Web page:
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Fire in the Machine review at Battersea Arts Centre – ‘vital and vibrant’

Fire in the Machine by Sounds Like Chaos. Photo: Joyce Nicholls
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Part tacky talent show, part scornful send-up of contemporary culture, Fire in the Machine is a wildly energetic performance piece from youth theatre company Sounds Like Chaos. Devised for the Battersea Arts Centre’s Cash, Capitalism, and Corporations season, the show is a glittery collage of music, games, and daft vignettes exploring the nature of competition.

Co-directors Gemma Rowan and Roisin Feeny give the chaos some structure, creating moments of stillness and surprising poignancy amidst a bewildering succession of skits. The large ensemble deliver these with a level of skill and commitment that often belies their youth, and with enough charisma to effortlessly win over their audience.

Serving as MC, Bob Geyfer comments on the action from behind a keyboard, his voice manipulated through a synthesiser. Meanwhile, instantly likeable underdog Isabella Savin struggles to join in with the ever-changing routines, finally clambering into the audience to bask in our attention. Billie Hyde particularly shines, delivering an affecting speech about the fears and frustrations accompanying her looming adulthood.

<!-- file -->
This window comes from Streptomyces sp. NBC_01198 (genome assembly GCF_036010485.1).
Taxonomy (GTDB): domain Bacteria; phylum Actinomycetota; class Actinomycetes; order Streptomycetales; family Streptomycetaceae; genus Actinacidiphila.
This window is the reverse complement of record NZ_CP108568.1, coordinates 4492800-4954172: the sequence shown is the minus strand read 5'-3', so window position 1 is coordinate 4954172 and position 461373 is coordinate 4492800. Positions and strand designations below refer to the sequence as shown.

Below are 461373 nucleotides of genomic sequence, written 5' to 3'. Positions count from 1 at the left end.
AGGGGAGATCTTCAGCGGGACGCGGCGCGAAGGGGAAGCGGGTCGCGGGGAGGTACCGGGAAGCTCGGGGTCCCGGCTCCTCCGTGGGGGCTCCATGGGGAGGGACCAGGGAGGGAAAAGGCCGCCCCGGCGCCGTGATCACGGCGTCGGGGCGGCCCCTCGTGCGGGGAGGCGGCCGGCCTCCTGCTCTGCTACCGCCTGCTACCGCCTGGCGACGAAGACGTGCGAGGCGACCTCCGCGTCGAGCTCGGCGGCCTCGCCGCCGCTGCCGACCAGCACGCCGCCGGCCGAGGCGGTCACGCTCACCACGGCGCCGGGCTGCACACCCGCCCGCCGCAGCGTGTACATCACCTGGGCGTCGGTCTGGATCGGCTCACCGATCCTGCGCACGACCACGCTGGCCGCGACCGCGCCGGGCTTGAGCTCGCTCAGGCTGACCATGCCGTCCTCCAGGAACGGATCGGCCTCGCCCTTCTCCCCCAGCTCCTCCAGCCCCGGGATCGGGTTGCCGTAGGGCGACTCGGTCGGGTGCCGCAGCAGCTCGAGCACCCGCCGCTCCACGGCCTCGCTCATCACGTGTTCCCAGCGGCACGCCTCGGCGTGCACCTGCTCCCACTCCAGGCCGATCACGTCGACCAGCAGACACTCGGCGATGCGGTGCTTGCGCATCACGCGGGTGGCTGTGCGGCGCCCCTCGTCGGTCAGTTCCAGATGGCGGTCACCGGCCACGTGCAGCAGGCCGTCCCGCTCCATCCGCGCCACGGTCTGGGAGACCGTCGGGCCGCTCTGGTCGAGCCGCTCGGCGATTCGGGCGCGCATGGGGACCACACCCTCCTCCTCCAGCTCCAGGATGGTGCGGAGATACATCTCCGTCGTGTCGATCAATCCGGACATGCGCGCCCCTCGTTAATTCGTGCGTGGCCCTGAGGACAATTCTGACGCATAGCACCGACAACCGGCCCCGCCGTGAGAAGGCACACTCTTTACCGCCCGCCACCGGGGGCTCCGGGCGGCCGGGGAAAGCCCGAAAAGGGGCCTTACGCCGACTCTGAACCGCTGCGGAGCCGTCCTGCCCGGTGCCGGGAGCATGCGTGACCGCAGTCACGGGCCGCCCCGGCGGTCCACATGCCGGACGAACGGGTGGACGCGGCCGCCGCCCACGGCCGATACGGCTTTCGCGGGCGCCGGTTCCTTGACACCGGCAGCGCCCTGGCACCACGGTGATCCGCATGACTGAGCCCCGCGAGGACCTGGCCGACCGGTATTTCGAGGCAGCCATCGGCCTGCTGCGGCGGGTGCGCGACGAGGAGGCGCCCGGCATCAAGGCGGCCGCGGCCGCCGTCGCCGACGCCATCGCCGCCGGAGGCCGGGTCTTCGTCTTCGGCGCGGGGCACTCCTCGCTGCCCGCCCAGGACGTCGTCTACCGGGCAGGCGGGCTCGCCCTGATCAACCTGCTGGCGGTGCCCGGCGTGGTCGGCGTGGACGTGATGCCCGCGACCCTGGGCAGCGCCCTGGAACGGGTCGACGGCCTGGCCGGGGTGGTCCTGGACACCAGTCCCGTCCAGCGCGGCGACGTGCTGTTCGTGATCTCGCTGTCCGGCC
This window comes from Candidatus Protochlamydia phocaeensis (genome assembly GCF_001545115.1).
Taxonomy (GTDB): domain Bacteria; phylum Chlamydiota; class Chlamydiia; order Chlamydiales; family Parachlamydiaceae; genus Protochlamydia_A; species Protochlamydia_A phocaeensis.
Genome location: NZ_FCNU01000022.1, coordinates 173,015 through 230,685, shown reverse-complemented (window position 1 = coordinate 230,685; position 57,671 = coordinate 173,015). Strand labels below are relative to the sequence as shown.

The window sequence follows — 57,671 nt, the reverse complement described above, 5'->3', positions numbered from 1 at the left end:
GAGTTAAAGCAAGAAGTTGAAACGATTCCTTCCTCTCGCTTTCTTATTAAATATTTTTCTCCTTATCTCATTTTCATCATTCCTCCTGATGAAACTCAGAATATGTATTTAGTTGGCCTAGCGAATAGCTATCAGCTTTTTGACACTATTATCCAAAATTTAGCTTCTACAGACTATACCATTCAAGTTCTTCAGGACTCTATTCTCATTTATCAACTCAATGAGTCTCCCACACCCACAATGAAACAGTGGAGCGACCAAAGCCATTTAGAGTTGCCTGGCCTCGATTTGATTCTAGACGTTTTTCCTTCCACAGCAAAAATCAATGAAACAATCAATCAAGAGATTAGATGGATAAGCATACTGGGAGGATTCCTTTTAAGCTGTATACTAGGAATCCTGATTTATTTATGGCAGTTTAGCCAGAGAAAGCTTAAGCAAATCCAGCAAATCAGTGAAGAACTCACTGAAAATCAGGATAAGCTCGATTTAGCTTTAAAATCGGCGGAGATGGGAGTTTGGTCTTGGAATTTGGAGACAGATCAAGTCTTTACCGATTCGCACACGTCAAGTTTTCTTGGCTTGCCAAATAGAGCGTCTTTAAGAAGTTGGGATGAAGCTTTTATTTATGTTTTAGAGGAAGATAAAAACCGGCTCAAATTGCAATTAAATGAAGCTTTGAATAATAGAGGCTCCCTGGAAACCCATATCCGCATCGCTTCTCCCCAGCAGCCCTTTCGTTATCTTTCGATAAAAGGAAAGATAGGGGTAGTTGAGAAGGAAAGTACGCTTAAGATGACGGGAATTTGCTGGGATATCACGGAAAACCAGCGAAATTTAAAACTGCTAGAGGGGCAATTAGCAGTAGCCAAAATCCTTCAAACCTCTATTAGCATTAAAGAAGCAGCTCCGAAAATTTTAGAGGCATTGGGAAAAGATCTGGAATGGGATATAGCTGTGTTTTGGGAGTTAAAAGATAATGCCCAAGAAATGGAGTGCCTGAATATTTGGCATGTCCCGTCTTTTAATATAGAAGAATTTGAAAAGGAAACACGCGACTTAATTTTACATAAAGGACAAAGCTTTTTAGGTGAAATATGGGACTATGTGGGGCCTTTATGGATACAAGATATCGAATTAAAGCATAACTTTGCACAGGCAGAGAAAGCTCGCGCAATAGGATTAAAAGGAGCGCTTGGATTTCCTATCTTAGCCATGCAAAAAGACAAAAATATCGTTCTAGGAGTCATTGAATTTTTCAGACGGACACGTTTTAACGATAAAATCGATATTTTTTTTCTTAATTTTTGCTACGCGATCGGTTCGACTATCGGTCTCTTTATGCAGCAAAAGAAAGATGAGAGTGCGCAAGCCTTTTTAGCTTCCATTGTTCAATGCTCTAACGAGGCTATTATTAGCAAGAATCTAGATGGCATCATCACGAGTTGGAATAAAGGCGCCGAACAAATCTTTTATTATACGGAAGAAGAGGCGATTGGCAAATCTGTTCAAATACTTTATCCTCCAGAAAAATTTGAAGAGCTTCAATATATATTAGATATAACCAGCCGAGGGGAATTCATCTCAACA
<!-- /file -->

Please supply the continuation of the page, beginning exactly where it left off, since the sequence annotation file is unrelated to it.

A brilliantly saccharine soundtrack from Keir Vine mashes together disco, hip hop, an á cappella Crazy in Love, and a cheery original song about petty cruelty. Kat Heath’s ambitious set resembles a garish gameshow stage, with performers entering through shimmering curtains in golden archways, flanked by flaring banks of multi-coloured light bulbs.

The combined effect is gaudy and joyful, as thoroughly absorbing as it is downright bemusing. Though its style outweighs the substance, the show is nonetheless vital and vibrant.


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Abstract, anarchic ensemble piece imbued with boundless enthusiasm